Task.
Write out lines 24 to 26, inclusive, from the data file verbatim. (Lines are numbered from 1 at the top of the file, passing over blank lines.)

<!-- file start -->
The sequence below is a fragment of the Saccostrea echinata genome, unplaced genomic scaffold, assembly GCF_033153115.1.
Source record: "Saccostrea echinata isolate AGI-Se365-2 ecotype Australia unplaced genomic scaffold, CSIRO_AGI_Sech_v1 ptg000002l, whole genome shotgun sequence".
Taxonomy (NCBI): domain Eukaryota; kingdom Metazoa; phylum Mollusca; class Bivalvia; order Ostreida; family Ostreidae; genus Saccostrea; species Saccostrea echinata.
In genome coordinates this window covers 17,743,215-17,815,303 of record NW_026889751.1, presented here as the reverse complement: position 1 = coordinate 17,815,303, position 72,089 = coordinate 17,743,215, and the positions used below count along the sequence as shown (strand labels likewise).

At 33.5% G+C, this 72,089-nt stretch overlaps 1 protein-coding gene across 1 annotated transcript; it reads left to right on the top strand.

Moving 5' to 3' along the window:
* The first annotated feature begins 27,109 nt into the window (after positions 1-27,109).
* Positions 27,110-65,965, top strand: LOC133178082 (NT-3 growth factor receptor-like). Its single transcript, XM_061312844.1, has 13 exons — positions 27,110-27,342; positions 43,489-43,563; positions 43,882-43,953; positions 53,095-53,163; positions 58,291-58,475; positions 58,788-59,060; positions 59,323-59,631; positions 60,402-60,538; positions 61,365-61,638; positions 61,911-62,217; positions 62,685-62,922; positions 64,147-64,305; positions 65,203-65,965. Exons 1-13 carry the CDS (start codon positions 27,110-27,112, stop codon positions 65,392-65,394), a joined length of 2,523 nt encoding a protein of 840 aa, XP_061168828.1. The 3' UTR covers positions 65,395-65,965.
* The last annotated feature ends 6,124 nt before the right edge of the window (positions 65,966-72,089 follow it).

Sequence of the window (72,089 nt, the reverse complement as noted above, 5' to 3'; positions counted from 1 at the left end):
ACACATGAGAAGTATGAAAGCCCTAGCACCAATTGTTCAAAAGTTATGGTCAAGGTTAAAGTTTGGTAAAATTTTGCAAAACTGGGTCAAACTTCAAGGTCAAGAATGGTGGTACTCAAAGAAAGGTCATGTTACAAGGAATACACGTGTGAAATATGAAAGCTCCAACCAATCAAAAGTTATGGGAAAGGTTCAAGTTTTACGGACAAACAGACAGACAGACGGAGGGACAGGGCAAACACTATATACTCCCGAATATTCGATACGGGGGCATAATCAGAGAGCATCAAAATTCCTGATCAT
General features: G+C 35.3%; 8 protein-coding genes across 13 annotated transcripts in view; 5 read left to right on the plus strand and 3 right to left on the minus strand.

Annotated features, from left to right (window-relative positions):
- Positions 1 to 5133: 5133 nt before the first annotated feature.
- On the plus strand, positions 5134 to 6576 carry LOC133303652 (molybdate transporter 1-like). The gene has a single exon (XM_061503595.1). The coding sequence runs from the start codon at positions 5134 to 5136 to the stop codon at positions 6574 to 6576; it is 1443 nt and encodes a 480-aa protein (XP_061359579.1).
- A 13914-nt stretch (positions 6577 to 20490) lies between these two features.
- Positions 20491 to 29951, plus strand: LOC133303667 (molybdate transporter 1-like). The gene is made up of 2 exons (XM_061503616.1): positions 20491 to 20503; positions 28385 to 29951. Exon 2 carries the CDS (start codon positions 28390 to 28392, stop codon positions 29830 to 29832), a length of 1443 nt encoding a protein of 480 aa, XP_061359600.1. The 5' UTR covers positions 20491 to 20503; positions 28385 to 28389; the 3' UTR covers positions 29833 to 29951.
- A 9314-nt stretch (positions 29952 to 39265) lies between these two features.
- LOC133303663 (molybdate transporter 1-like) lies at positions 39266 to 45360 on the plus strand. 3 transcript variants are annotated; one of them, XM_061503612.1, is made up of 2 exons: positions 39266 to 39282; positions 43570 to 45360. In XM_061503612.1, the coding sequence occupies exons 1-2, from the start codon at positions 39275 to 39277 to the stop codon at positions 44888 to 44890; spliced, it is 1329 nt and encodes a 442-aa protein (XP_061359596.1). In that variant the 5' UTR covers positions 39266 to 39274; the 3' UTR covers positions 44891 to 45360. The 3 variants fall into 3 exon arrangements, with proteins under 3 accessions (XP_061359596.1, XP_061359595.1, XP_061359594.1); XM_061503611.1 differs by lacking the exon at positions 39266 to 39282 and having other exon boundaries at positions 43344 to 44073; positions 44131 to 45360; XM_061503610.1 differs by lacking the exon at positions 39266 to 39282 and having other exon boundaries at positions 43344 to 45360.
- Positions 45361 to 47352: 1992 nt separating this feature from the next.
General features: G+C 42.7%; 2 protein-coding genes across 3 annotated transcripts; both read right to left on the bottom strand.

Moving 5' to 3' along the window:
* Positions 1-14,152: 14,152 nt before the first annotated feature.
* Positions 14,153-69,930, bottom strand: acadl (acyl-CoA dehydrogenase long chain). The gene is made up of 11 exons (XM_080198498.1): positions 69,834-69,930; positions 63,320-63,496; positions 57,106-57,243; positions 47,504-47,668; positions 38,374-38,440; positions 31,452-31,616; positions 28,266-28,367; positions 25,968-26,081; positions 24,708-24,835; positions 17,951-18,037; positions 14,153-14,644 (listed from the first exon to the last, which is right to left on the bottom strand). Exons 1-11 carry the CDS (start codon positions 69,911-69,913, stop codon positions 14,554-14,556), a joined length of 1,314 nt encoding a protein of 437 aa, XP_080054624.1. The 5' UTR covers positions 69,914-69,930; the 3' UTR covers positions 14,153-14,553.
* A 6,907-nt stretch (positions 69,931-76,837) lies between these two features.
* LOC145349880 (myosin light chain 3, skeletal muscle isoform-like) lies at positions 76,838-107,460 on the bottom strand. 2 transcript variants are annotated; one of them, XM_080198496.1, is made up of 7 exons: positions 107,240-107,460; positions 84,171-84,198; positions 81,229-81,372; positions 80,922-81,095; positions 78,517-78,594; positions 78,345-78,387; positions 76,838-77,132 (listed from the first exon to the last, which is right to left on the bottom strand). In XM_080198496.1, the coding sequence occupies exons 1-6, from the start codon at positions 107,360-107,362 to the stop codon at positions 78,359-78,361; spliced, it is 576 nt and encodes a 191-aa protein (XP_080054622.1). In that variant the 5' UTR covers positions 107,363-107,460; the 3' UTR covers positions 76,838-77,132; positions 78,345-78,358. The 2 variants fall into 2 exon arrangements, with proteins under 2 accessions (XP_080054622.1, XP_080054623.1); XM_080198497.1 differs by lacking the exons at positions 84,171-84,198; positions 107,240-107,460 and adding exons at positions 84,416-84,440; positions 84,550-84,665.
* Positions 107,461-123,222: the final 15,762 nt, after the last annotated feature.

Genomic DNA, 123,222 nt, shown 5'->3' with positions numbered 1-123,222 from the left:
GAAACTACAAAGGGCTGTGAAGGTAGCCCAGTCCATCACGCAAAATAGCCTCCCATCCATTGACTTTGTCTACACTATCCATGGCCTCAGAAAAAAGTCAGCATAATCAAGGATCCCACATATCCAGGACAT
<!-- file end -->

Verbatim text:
* Positions 14,153-69,930, bottom strand: acadl (acyl-CoA dehydrogenase long chain). The gene is made up of 11 exons (XM_080198498.1): positions 69,834-69,930; positions 63,320-63,496; positions 57,106-57,243; positions 47,504-47,668; positions 38,374-38,440; positions 31,452-31,616; positions 28,266-28,367; positions 25,968-26,081; positions 24,708-24,835; positions 17,951-18,037; positions 14,153-14,644 (listed from the first exon to the last, which is right to left on the bottom strand). Exons 1-11 carry the CDS (start codon positions 69,911-69,913, stop codon positions 14,554-14,556), a joined length of 1,314 nt encoding a protein of 437 aa, XP_080054624.1. The 5' UTR covers positions 69,914-69,930; the 3' UTR covers positions 14,153-14,553.
* A 6,907-nt stretch (positions 69,931-76,837) lies between these two features.
* LOC145349880 (myosin light chain 3, skeletal muscle isoform-like) lies at positions 76,838-107,460 on the bottom strand. 2 transcript variants are annotated; one of them, XM_080198496.1, is made up of 7 exons: positions 107,240-107,460; positions 84,171-84,198; positions 81,229-81,372; positions 80,922-81,095; positions 78,517-78,594; positions 78,345-78,387; positions 76,838-77,132 (listed from the first exon to the last, which is right to left on the bottom strand). In XM_080198496.1, the coding sequence occupies exons 1-6, from the start codon at positions 107,360-107,362 to the stop codon at positions 78,359-78,361; spliced, it is 576 nt and encodes a 191-aa protein (XP_080054622.1). In that variant the 5' UTR covers positions 107,363-107,460; the 3' UTR covers positions 76,838-77,132; positions 78,345-78,358. The 2 variants fall into 2 exon arrangements, with proteins under 2 accessions (XP_080054622.1, XP_080054623.1); XM_080198497.1 differs by lacking the exons at positions 84,171-84,198; positions 107,240-107,460 and adding exons at positions 84,416-84,440; positions 84,550-84,665.